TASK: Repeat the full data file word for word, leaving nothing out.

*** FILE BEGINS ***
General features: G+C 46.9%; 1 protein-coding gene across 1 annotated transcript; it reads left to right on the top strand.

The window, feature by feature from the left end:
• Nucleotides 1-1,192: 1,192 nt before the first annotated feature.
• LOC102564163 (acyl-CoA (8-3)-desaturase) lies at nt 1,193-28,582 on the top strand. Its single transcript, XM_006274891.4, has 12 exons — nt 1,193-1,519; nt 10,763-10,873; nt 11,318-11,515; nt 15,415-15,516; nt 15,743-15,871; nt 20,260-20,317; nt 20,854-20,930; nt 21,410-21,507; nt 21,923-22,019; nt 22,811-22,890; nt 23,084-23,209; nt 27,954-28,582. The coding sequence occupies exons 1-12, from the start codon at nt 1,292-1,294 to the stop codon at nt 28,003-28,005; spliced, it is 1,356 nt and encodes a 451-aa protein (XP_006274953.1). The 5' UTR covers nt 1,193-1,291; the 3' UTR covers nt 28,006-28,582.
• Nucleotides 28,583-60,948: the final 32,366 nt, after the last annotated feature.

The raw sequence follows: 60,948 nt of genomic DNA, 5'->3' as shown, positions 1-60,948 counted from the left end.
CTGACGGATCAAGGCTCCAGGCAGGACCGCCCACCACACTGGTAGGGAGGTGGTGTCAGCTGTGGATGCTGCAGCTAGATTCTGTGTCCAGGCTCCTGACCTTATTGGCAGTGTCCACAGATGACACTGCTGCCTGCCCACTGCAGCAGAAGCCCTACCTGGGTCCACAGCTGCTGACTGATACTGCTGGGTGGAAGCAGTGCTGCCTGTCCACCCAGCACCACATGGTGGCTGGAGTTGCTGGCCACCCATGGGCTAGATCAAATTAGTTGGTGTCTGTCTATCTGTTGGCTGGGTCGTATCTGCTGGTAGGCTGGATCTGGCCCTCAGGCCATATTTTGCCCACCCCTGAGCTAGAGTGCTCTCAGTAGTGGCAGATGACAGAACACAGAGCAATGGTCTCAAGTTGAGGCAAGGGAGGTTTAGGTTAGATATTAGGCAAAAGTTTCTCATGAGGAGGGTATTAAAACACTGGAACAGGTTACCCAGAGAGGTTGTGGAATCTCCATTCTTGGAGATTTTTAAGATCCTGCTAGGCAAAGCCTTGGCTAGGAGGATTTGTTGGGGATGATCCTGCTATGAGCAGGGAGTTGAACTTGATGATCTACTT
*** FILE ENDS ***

General features: G+C 46.9%; 1 protein-coding gene across 1 annotated transcript; it reads left to right on the top strand.

The window, feature by feature from the left end:
• Nucleotides 1-1,192: 1,192 nt before the first annotated feature.
• LOC102564163 (acyl-CoA (8-3)-desaturase) lies at nt 1,193-28,582 on the top strand. Its single transcript, XM_006274891.4, has 12 exons — nt 1,193-1,519; nt 10,763-10,873; nt 11,318-11,515; nt 15,415-15,516; nt 15,743-15,871; nt 20,260-20,317; nt 20,854-20,930; nt 21,410-21,507; nt 21,923-22,019; nt 22,811-22,890; nt 23,084-23,209; nt 27,954-28,582. The coding sequence occupies exons 1-12, from the start codon at nt 1,292-1,294 to the stop codon at nt 28,003-28,005; spliced, it is 1,356 nt and encodes a 451-aa protein (XP_006274953.1). The 5' UTR covers nt 1,193-1,291; the 3' UTR covers nt 28,006-28,582.
• Nucleotides 28,583-60,948: the final 32,366 nt, after the last annotated feature.

The raw sequence follows: 60,948 nt of genomic DNA, 5'->3' as shown, positions 1-60,948 counted from the left end.
CTGACGGATCAAGGCTCCAGGCAGGACCGCCCACCACACTGGTAGGGAGGTGGTGTCAGCTGTGGATGCTGCAGCTAGATTCTGTGTCCAGGCTCCTGACCTTATTGGCAGTGTCCACAGATGACACTGCTGCCTGCCCACTGCAGCAGAAGCCCTACCTGGGTCCACAGCTGCTGACTGATACTGCTGGGTGGAAGCAGTGCTGCCTGTCCACCCAGCACCACATGGTGGCTGGAGTTGCTGGCCACCCATGGGCTAGATCAAATTAGTTGGTGTCTGTCTATCTGTTGGCTGGGTCGTATCTGCTGGTAGGCTGGATCTGGCCCTCAGGCCATATTTTGCCCACCCCTGAGCTAGAGTGCTCTCAGTAGTGGCAGATGACAGAACACAGAGCAATGGTCTCAAGTTGAGGCAAGGGAGGTTTAGGTTAGATATTAGGCAAAAGTTTCTCATGAGGAGGGTATTAAAACACTGGAACAGGTTACCCAGAGAGGTTGTGGAATCTCCATTCTTGGAGATTTTTAAGATCCTGCTAGGCAAAGCCTTGGCTAGGAGGATTTGTTGGGGATGATCCTGCTATGAGCAGGGAGTTGAACTTGATGATCTACTT